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This movie is pure Oscar bait. While there are some commendable aspects to the film, like the balanced use of non-dialogue visual storytelling and subtitled language in the first half, this movie only cares about addressing important issues in the easiest way possible. Dan hit the nail on the head when it came to this review. Lion is terribly underwritten and only lightly skims the issues behind the causes it pretends to champion. The only worthwhile point it brings up is one of modern overpopulation, outlined by Nicole Kidman. Other than that, this movie is devoid of anything legitimately interesting. No real characters, no real substance, no real anything other than its “based on a true story” story.



#7-  Hell Or High Water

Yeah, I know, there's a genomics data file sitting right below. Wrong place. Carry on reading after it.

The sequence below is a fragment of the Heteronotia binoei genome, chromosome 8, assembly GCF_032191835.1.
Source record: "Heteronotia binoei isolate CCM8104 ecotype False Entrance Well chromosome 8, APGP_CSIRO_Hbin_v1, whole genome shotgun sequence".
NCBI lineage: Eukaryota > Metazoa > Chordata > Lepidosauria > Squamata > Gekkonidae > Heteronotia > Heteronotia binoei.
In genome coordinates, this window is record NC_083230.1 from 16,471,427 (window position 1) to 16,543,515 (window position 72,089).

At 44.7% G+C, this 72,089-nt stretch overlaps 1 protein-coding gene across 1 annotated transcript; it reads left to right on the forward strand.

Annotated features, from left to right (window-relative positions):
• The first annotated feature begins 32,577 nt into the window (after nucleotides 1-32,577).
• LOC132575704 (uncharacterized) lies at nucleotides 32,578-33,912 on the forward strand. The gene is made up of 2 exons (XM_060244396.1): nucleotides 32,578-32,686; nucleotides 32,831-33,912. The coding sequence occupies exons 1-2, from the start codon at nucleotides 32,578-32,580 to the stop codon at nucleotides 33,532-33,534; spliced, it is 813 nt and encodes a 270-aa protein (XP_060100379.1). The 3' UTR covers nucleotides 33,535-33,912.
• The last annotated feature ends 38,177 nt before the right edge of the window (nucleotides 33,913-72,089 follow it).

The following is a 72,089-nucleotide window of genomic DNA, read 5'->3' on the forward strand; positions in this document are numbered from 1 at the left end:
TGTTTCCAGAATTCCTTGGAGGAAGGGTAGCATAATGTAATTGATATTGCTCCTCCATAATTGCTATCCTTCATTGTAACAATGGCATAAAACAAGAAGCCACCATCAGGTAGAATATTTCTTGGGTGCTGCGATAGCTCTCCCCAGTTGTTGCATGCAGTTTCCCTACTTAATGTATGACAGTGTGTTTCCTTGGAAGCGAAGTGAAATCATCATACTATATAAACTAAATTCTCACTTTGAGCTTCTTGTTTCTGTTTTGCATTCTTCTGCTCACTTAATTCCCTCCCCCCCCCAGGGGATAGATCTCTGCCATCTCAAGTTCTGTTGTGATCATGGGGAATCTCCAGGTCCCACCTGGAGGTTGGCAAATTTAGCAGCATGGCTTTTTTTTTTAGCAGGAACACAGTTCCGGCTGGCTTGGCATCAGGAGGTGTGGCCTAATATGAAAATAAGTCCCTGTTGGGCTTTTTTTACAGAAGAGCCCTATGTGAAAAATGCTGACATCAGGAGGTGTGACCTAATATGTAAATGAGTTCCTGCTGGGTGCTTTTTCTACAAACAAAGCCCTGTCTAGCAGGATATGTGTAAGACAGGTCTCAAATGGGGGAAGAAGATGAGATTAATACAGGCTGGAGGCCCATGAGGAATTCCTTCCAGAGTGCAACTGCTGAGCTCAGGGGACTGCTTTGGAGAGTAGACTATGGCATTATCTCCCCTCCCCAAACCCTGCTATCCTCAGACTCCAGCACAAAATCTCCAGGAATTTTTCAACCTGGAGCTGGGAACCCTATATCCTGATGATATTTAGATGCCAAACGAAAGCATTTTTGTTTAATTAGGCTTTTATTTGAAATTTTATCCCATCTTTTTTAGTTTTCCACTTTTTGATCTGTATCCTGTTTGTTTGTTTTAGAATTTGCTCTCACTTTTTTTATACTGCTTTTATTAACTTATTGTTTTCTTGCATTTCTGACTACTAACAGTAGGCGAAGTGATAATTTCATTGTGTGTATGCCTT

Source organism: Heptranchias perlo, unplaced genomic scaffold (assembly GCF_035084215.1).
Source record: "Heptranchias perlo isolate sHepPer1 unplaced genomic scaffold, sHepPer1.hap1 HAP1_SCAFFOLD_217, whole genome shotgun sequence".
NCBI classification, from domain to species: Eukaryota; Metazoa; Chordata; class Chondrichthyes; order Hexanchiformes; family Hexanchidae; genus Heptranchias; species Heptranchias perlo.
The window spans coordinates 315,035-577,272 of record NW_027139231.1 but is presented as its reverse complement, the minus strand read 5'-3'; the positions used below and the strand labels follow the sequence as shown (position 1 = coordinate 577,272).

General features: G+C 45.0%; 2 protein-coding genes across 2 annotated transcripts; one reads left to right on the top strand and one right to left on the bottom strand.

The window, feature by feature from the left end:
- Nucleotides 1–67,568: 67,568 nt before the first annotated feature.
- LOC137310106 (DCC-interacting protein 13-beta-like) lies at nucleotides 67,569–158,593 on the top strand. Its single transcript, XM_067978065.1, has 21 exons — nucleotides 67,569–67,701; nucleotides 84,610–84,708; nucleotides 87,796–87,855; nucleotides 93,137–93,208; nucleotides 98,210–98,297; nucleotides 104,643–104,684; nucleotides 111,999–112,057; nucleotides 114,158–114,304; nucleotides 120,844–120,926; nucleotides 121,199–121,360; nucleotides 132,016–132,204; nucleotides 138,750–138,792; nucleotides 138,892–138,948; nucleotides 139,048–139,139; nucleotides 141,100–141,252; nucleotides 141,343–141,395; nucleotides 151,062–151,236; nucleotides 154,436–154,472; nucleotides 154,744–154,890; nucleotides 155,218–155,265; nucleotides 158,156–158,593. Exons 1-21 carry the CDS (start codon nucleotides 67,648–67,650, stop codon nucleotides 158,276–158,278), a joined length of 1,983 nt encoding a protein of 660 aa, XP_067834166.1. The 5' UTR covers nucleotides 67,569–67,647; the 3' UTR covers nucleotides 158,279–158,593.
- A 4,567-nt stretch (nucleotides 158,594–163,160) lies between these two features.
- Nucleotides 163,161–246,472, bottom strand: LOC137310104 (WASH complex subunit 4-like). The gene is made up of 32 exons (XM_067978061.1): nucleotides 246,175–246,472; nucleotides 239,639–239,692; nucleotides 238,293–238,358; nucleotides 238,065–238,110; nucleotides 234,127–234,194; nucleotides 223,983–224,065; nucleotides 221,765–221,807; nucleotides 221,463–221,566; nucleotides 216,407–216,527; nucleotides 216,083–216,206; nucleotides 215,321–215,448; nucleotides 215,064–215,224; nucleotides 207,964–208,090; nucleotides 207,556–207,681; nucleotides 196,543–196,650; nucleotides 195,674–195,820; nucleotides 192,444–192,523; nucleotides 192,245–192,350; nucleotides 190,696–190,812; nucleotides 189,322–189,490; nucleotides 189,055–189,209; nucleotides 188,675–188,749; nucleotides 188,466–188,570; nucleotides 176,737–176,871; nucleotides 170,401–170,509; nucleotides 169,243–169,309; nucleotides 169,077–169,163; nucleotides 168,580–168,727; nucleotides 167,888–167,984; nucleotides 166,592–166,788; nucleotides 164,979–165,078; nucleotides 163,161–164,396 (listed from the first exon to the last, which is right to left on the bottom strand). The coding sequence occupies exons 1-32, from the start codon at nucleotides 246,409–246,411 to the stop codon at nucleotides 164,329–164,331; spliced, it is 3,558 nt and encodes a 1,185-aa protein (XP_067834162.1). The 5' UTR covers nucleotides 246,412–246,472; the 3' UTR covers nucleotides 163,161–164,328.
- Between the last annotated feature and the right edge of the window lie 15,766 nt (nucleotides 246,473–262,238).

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This was the only film to not receive a GBT review due to it being released before our inception. It seems, though, that this film slipped under a lot of radars until its nomination got announced, except maybe if you lived in the south, as this movie’s plot and characterization is standardized as all hell. Jeff Bridges plays another curmudgeon cowboy character in a very derivative heist narrative about the crooks being a step ahead of the law. The sheriff (Jeff Bridges), in his pursuit of the criminal duo, finds that he admires their clever tactics for avoiding detection and even identifies with their motivation for robbery. The anti-capitalist and patriarchal themes are boiled down to very simple “banks are bad” and “being a breadwinner is good,” but I commend the film for three things: it shows that violent crimes by white criminals are more prevalent than those by immigrant criminals, it asserts that banks are evil, and makes it clear that the loose gun control and open carry laws are only ever necessary in the fucking movies.